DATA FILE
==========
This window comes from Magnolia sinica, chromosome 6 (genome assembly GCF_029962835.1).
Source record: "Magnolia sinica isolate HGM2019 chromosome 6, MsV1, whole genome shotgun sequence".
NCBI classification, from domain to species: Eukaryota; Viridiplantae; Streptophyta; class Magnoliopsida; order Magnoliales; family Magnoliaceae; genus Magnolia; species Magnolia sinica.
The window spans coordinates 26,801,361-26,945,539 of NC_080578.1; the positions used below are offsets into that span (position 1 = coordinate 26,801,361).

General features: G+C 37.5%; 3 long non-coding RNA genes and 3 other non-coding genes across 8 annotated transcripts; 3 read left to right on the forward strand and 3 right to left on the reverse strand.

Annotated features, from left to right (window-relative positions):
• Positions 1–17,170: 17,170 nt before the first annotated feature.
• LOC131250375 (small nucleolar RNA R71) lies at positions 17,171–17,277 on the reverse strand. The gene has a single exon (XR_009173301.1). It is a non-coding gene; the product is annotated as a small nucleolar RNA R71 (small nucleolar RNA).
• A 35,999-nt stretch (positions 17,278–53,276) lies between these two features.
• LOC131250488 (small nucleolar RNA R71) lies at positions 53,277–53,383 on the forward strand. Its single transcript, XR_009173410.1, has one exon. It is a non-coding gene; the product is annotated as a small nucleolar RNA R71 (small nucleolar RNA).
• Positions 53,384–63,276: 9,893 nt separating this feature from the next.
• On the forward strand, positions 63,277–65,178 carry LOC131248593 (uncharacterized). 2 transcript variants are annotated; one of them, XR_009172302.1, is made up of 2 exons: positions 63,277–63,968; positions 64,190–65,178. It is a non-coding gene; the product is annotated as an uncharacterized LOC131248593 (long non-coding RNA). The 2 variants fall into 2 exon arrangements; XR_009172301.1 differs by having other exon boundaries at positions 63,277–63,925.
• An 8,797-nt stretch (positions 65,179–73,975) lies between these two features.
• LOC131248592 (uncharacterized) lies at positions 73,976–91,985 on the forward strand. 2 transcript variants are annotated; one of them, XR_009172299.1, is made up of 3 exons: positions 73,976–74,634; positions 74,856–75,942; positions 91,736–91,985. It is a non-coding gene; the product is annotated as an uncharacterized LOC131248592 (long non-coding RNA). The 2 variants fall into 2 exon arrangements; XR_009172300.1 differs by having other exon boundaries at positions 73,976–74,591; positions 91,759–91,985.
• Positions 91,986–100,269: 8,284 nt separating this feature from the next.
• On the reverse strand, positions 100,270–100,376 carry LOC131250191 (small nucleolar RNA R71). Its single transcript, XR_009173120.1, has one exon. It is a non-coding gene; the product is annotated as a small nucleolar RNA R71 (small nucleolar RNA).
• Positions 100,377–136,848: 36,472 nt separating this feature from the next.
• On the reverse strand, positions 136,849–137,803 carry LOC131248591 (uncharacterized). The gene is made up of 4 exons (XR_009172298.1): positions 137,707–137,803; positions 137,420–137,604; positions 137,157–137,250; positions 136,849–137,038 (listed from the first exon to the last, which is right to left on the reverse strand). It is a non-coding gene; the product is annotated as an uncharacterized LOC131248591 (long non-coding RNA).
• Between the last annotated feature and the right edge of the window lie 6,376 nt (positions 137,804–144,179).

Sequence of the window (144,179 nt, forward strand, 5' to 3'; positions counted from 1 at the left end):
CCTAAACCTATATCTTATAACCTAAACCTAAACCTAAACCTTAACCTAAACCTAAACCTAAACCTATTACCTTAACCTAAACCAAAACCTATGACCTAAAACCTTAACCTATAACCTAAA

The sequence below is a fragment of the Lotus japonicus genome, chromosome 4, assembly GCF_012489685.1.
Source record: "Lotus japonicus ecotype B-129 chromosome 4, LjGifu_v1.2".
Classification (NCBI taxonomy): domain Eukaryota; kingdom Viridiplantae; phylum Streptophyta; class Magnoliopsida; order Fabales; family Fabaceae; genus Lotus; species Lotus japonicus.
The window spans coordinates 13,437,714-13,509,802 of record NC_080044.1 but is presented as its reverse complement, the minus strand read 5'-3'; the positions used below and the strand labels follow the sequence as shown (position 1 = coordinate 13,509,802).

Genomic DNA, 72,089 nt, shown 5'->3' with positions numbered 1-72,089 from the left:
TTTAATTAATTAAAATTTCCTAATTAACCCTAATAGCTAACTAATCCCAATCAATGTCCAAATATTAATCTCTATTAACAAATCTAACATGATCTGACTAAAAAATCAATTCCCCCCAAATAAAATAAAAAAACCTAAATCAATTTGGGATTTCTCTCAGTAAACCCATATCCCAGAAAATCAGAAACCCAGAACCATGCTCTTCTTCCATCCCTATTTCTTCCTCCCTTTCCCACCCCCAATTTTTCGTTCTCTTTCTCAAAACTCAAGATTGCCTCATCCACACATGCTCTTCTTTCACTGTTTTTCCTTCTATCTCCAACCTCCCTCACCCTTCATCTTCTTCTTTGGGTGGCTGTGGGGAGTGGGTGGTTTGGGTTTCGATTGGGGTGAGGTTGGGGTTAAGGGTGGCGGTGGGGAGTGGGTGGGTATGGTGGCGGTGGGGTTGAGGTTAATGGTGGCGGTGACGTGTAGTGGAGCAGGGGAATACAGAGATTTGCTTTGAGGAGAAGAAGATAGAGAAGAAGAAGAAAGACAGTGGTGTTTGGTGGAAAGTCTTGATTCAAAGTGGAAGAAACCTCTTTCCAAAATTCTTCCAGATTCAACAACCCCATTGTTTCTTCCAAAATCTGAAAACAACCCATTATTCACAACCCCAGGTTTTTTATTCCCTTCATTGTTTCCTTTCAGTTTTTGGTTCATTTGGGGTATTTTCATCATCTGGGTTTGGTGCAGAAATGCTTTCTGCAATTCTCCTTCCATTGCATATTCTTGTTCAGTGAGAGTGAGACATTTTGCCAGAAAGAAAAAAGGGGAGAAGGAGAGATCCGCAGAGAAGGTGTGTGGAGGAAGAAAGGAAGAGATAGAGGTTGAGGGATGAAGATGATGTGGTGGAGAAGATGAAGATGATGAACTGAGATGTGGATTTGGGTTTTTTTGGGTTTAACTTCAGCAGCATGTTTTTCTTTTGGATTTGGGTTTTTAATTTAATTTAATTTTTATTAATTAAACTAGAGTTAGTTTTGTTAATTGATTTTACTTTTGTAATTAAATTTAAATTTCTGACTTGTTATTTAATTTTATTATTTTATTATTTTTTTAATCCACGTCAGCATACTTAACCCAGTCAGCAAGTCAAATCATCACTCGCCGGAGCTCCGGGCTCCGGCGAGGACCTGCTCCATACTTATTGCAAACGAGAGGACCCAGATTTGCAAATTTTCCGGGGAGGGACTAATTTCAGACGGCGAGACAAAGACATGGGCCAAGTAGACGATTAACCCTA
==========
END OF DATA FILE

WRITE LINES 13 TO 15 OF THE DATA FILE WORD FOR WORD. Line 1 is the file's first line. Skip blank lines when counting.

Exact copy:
• An 8,797-nt stretch (positions 65,179–73,975) lies between these two features.
• LOC131248592 (uncharacterized) lies at positions 73,976–91,985 on the forward strand. 2 transcript variants are annotated; one of them, XR_009172299.1, is made up of 3 exons: positions 73,976–74,634; positions 74,856–75,942; positions 91,736–91,985. It is a non-coding gene; the product is annotated as an uncharacterized LOC131248592 (long non-coding RNA). The 2 variants fall into 2 exon arrangements; XR_009172300.1 differs by having other exon boundaries at positions 73,976–74,591; positions 91,759–91,985.
• Positions 91,986–100,269: 8,284 nt separating this feature from the next.